Paradise 2 (the incessant sound of a falling tree)

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dc.contributor.author Brookes, Michael
dc.contributor.author Casado, Rosa
dc.date.accessioned 2008-11-13T15:14:50Z
dc.date.available 2008-11-13T15:14:50Z
dc.date.issued 2006
dc.identifier.citation Brookes , M & Casado , R Paradise 2 (the incessant sound of a falling tree) . en
dc.identifier.other PURE: 85516
dc.identifier.other dspace: 2160/1144
dc.identifier.uri http://hdl.handle.net/2160/1144
dc.description Brookes, M. J.; Casado, R.;(2006), 'Paradise 2 (the incessant sound of a falling tree)'; Portfolio of performance documentation; Spain, Wales, USA, Australia, New Zealand, Colombia, Singapore, Austria, Germany, Croatia, Italy, Argentina, Switzerland. RAE2008 en
dc.description.abstract 'Paradise 2' is a thirty minutes performance event, reflecting on contrasting themes of tourism and economic migration. The work initiated Brookes' long term artistic collaboration with Spanish artist and performer Rosa Casado. The performance was one of nine Spanish performance works selected for a special commendation award and international promotion by the Cervantes Institute in 2006. Subsequently performed and presented in Spain, Wales, USA, Australia, New Zealand, Colombia, Singapore, Austria, Germany, Croatia, Italy, Argentina, and Switzerland. The central motif of the performance is a model island, covered with palm trees, the model made entirely from chocolate, set on a wooden table, beneath a single domestic light bulb. The audience is promenade. Formally and structurally the work is defined by the layering and completion of three main actions: [1] to define concepts relating to trade and human displacement; [2] to draw the solar system in order to contextualise the journeys and locations described; [3] to eat all the trees on the island. While delivering a specially written text in the form of a lecture/monologue, the solo performer illustrates it by drawing diagrams on the floor, beginning with a large image of the earth, which she repeatedly returns to, marking places, routes, borders, etc. as she refers to them. By the end she completes a simple representation of the solar system, which fills the floor, and which includes the bulb above the island as the sun of that system. Periodically, she breaks off a chocolate palm tree and eats it, the sound of each break being sampled and looped back in to the room to form an accumulating and increasingly present rhythmical sound ambient. By the end she has eaten all the trees. Research questions include: In what ways can scenic design constitute political metaphor? How might the performer engage in task-based activities in the creation of elements of scenic design within performance? How might sonic elements from the performance be recorded, sampled and played back into the performance in the creation of an accumulative soundtrack? en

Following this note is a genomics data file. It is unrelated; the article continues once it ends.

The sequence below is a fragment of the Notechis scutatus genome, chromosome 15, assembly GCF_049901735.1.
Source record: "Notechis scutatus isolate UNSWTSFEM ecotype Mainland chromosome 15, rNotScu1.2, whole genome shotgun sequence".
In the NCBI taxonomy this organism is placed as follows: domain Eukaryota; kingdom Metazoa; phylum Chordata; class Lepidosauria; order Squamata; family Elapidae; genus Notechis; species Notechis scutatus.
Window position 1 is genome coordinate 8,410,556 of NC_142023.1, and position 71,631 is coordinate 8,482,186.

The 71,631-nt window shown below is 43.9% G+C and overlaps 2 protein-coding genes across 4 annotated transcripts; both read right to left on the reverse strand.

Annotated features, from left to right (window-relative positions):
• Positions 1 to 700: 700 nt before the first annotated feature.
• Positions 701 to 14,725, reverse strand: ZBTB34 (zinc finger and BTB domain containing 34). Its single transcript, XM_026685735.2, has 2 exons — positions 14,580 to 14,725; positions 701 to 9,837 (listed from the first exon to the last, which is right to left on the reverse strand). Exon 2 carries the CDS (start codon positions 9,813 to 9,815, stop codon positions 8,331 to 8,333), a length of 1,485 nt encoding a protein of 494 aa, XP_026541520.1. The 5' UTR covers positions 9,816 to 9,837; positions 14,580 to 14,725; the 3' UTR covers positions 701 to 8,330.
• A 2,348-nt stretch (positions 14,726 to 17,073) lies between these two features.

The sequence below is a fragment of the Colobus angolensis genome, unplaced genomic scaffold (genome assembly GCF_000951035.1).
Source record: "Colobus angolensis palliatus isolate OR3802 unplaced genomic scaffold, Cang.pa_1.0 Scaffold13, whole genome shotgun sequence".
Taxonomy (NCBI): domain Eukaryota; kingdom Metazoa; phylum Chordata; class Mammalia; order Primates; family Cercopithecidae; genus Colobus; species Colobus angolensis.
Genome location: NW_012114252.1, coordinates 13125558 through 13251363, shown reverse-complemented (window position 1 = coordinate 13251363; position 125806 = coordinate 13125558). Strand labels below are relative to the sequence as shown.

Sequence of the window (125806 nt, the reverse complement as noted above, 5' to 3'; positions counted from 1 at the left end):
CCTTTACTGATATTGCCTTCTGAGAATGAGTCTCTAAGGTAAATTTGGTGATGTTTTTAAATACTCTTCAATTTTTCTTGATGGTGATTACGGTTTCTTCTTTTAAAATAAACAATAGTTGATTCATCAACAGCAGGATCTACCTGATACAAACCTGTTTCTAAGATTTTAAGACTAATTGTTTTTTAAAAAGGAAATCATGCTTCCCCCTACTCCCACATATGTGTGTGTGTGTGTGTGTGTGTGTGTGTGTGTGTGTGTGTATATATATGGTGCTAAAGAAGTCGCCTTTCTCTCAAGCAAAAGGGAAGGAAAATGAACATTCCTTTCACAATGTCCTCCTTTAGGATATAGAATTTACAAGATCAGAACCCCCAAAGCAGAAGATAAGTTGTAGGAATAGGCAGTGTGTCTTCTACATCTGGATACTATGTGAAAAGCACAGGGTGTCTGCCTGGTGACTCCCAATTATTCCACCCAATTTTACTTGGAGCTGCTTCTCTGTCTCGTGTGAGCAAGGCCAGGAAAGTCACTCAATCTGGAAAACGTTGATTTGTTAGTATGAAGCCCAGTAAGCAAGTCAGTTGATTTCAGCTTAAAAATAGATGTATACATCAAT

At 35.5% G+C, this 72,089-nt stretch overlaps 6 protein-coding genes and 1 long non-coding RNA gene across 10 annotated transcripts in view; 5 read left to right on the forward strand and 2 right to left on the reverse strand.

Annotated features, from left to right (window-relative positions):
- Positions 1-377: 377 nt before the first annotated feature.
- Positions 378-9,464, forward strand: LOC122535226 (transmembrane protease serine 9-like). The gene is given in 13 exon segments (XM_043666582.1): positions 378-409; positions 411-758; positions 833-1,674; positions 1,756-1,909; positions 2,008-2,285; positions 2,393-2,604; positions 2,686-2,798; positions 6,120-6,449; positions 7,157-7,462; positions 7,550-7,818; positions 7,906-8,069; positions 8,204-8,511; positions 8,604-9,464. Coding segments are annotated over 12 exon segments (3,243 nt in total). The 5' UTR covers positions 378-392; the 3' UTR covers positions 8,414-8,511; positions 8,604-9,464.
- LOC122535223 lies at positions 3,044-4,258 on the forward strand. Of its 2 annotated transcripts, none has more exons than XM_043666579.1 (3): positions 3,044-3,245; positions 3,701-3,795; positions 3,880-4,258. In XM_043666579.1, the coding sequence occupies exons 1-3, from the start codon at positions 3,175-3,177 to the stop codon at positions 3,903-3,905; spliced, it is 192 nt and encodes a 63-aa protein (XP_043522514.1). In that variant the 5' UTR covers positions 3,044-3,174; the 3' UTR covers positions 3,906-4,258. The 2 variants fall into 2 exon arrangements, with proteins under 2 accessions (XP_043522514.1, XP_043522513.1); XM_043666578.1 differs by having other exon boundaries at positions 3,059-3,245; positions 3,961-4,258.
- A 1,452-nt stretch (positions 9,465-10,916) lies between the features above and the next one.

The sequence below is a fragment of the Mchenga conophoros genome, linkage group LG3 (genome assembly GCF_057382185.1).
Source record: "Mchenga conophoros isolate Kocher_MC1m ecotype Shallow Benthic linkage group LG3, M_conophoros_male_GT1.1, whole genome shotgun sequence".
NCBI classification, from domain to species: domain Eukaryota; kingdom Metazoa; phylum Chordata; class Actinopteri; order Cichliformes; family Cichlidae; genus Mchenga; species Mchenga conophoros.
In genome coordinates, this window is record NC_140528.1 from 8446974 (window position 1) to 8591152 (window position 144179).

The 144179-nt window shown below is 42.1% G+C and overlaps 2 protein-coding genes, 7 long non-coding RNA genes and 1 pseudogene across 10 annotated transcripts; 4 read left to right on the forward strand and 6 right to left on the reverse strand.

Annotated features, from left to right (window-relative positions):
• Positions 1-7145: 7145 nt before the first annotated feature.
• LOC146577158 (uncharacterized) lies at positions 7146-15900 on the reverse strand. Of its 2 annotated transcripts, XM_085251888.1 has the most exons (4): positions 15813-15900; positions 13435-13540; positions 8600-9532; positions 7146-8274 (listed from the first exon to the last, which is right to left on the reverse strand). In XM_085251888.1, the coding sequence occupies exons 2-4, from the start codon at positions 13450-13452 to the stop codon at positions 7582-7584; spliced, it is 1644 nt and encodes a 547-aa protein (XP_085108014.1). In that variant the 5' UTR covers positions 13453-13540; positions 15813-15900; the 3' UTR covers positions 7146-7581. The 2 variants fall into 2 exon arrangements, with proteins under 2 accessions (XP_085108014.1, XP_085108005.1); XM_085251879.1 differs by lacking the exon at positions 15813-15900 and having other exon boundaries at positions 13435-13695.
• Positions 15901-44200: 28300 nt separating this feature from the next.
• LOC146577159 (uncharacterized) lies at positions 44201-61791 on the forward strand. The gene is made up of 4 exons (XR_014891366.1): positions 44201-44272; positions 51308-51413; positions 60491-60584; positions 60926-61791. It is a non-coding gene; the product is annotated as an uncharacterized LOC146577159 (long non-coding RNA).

dc.language.iso eng
dc.title Paradise 2 (the incessant sound of a falling tree) en
dc.type Text en
dc.type.publicationtype Other en
dc.contributor.institution Department of Theatre, Film & Television Studies en
dc.contributor.institution Performance Research en


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